The Irish Courts have acknowledged that a key aim of the Aarhus Convention is to ensure that judicial review applicants citing environmental grounds should not be faced with adverse costs orders that are prohibitively expensive.

Several legislative changes, such as the Environment (Miscellaneous Provisions) Act 2011, which amended section 50B of the Planning and Development Act (PDA), have implemented specific rules for cost protection. These rules are designed to safeguard applicants from being financially responsible for costs in the event that their application is unsuccessful.

However, the Supreme Court in Heather Hill Management Company CLG - as we described in an article published earlier this month - have clarified further that a Protective Costs Order (PCO) is available to applicants on all grounds in their proceedings even where only certain of those grounds may cite environmental law concerns and challenges.

The Draft Bill proposes to go further still where judicial review applicants have to cover their own costs. The Environmental Legal Costs Scheme ('ELCS') is a means-tested legal aid initiative for judicial review applicants and other Aarhus Convention (environmental) cases, where each party is responsible for covering their own costs.

Legal fees under the ELCS will adhere to a predetermined scale. In the event of a successful case, the applicant can recover costs in accordance with this scale. Conversely, if the applicant is unsuccessful, the ELCS may provide a contribution to their costs, proportionate to the applicant's means assessment.

Opportunity to correct errors

Under the Draft Bill the Commission will have an opportunity to correct an error of fact or law in a planning decision. The Commission would also have the opportunity to apply for a stay in respect of the judicial review proceedings while these corrections were made.

The Guide to the 2023 Bill as published in November indicates that this provision has been amended but the details of this amendment have not yet been published.

Urban Development Zones

The proposed legislation introduces Urban Development Zones (UDZs) to replace the previous Strategic Development Zones. This change will allow local authorities to identify areas with "significant potential for development," including housing, as potential candidates for UDZs, which must then be approved by Government to attain the UDZ designation.

These areas will be  a  focus  of State  investment  in  key  enabling  infrastructure  in  order  to ensure the potential for development can be realised expeditiously.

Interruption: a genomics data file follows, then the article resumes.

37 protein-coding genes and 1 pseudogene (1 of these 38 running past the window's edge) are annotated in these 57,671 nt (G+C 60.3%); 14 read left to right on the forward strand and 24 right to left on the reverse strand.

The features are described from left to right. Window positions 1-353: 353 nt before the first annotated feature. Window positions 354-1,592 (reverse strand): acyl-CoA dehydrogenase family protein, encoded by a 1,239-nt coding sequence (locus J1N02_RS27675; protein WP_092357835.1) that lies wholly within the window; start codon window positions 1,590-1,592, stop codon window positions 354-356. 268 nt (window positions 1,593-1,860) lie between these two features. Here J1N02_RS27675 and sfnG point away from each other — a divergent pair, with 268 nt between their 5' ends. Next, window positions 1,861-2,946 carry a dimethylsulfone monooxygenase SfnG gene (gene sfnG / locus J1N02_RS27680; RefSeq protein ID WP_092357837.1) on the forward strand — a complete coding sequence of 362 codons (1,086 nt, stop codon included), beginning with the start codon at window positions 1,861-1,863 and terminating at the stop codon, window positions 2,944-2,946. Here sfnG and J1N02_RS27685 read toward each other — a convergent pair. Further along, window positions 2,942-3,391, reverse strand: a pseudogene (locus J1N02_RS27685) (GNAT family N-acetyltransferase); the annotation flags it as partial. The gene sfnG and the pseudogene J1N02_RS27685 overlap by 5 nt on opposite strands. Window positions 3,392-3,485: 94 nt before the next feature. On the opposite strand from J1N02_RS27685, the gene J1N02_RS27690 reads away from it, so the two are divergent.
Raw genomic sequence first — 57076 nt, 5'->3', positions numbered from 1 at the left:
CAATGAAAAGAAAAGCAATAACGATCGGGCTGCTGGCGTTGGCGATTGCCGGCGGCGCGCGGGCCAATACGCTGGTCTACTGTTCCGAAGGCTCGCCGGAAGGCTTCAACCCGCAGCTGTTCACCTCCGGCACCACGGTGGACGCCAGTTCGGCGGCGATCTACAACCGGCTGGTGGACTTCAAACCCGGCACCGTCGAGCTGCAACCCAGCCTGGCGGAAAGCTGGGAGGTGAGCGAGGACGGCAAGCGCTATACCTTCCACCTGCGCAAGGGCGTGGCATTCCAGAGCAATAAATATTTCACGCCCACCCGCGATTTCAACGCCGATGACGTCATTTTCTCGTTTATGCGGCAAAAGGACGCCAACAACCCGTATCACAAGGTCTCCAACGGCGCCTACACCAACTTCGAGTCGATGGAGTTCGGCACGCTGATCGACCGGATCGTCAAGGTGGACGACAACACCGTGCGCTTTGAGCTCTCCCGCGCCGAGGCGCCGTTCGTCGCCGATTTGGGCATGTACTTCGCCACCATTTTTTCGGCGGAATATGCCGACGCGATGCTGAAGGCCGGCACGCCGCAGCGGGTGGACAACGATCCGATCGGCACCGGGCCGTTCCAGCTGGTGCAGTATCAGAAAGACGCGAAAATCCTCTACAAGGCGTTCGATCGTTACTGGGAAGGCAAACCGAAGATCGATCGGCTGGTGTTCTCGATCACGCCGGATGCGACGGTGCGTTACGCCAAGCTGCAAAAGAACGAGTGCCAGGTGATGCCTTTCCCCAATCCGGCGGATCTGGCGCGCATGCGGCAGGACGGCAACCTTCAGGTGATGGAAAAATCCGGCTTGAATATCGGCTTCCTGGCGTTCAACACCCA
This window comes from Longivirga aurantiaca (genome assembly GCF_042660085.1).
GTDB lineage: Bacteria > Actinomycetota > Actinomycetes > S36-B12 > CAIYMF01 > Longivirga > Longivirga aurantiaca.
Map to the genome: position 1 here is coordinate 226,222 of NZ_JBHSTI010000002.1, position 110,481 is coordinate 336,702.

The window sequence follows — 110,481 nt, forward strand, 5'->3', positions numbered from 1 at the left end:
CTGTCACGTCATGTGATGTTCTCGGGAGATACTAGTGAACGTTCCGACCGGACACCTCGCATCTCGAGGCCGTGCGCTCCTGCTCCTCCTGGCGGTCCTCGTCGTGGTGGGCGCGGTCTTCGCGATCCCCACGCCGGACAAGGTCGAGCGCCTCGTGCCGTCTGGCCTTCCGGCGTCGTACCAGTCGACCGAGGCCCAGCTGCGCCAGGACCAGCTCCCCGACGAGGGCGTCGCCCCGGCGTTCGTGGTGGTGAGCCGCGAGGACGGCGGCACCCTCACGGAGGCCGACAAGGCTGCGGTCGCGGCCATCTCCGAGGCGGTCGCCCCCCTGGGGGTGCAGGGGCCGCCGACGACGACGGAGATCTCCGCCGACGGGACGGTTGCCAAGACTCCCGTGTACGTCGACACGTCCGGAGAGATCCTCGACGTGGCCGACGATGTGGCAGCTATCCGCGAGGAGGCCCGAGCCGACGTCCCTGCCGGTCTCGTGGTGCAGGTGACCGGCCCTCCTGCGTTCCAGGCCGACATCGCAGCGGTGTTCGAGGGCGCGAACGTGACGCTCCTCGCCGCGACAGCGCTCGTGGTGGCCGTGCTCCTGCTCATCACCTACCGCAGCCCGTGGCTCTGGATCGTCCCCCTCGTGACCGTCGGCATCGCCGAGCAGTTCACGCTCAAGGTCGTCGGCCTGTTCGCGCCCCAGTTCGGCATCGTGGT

Development Plan Lifespan

The Draft Bill significantly intends to extend the life of Local Authority Development Plans from six to ten years. These plans will undergo a review after the initial five years.

The new plans are expected to adopt a more strategic nature, moving away from a population-size-driven need to focus on specific area-based plans tailored to address particular requirements. These include Urban Area Plans, Priority Area Plans, Joint Area Plans, and Strategic Development Zones/Urban Development Zones.


The Planning and Development Bill has been broadly welcomed as a much needed overhaul of the legislative planning framework in Ireland, at a time when there has never been a greater need for timely infrastructural and commercial development in the State.

The Draft Bill aims to provide greater clarity and certainty in terms of planning decisions and provide an efficient and consistent planning system which will support the delivery of much needed housing and infrastructure.

Next steps

The Bill commenced Second Stage in the Dáil in November 2023 and is proceeding through the Oireachtas. Make sure to keep a close eye on our website and channels for further updates.

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This client briefing has been prepared for clients and professional associates of Ogier. The information and expressions of opinion which it contains are not intended to be a comprehensive study or to provide legal advice and should not be treated as a substitute for specific advice concerning individual situations.

Regulatory information can be found under Legal Notice